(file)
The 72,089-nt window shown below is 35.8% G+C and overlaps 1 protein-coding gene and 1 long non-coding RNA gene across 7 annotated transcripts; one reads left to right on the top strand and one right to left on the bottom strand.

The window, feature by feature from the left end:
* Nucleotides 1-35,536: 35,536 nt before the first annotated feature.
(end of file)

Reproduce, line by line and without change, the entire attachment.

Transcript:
The 72,089-nt window shown below is 35.8% G+C and overlaps 1 protein-coding gene and 1 long non-coding RNA gene across 7 annotated transcripts; one reads left to right on the top strand and one right to left on the bottom strand.

The window, feature by feature from the left end:
* Nucleotides 1-35,536: 35,536 nt before the first annotated feature.